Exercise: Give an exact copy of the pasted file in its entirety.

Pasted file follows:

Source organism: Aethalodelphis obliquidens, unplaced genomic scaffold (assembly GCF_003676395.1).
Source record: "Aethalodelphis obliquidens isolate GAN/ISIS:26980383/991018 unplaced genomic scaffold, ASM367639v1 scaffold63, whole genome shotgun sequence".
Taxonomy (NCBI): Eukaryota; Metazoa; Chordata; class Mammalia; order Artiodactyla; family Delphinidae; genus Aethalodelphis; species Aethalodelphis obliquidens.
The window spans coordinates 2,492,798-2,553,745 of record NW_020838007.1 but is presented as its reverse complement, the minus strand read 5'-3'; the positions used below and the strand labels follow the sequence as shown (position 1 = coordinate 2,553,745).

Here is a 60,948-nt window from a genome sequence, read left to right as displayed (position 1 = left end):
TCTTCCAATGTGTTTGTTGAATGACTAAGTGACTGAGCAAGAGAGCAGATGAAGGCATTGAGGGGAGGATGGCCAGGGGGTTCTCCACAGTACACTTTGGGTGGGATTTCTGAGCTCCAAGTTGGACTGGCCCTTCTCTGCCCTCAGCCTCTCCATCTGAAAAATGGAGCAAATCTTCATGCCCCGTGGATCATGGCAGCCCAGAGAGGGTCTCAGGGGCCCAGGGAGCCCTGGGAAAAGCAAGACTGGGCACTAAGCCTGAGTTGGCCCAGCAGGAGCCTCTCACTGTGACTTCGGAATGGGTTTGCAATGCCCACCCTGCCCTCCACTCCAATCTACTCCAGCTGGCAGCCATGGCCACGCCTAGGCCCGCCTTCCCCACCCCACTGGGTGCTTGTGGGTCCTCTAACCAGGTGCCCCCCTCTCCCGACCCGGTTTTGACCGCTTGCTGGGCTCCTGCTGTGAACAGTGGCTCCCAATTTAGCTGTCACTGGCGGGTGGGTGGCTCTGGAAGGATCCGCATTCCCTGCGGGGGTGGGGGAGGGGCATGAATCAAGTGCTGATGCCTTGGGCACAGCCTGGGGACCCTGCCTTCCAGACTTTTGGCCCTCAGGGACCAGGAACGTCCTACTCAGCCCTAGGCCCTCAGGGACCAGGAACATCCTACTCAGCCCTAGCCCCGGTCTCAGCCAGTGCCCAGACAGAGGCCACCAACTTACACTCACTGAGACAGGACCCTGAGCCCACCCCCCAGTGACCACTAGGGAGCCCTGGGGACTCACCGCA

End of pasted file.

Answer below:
Source organism: Aethalodelphis obliquidens, unplaced genomic scaffold (assembly GCF_003676395.1).
Source record: "Aethalodelphis obliquidens isolate GAN/ISIS:26980383/991018 unplaced genomic scaffold, ASM367639v1 scaffold63, whole genome shotgun sequence".
Taxonomy (NCBI): Eukaryota; Metazoa; Chordata; class Mammalia; order Artiodactyla; family Delphinidae; genus Aethalodelphis; species Aethalodelphis obliquidens.
The window spans coordinates 2,492,798-2,553,745 of record NW_020838007.1 but is presented as its reverse complement, the minus strand read 5'-3'; the positions used below and the strand labels follow the sequence as shown (position 1 = coordinate 2,553,745).

Here is a 60,948-nt window from a genome sequence, read left to right as displayed (position 1 = left end):
TCTTCCAATGTGTTTGTTGAATGACTAAGTGACTGAGCAAGAGAGCAGATGAAGGCATTGAGGGGAGGATGGCCAGGGGGTTCTCCACAGTACACTTTGGGTGGGATTTCTGAGCTCCAAGTTGGACTGGCCCTTCTCTGCCCTCAGCCTCTCCATCTGAAAAATGGAGCAAATCTTCATGCCCCGTGGATCATGGCAGCCCAGAGAGGGTCTCAGGGGCCCAGGGAGCCCTGGGAAAAGCAAGACTGGGCACTAAGCCTGAGTTGGCCCAGCAGGAGCCTCTCACTGTGACTTCGGAATGGGTTTGCAATGCCCACCCTGCCCTCCACTCCAATCTACTCCAGCTGGCAGCCATGGCCACGCCTAGGCCCGCCTTCCCCACCCCACTGGGTGCTTGTGGGTCCTCTAACCAGGTGCCCCCCTCTCCCGACCCGGTTTTGACCGCTTGCTGGGCTCCTGCTGTGAACAGTGGCTCCCAATTTAGCTGTCACTGGCGGGTGGGTGGCTCTGGAAGGATCCGCATTCCCTGCGGGGGTGGGGGAGGGGCATGAATCAAGTGCTGATGCCTTGGGCACAGCCTGGGGACCCTGCCTTCCAGACTTTTGGCCCTCAGGGACCAGGAACGTCCTACTCAGCCCTAGGCCCTCAGGGACCAGGAACATCCTACTCAGCCCTAGCCCCGGTCTCAGCCAGTGCCCAGACAGAGGCCACCAACTTACACTCACTGAGACAGGACCCTGAGCCCACCCCCCAGTGACCACTAGGGAGCCCTGGGGACTCACCGCA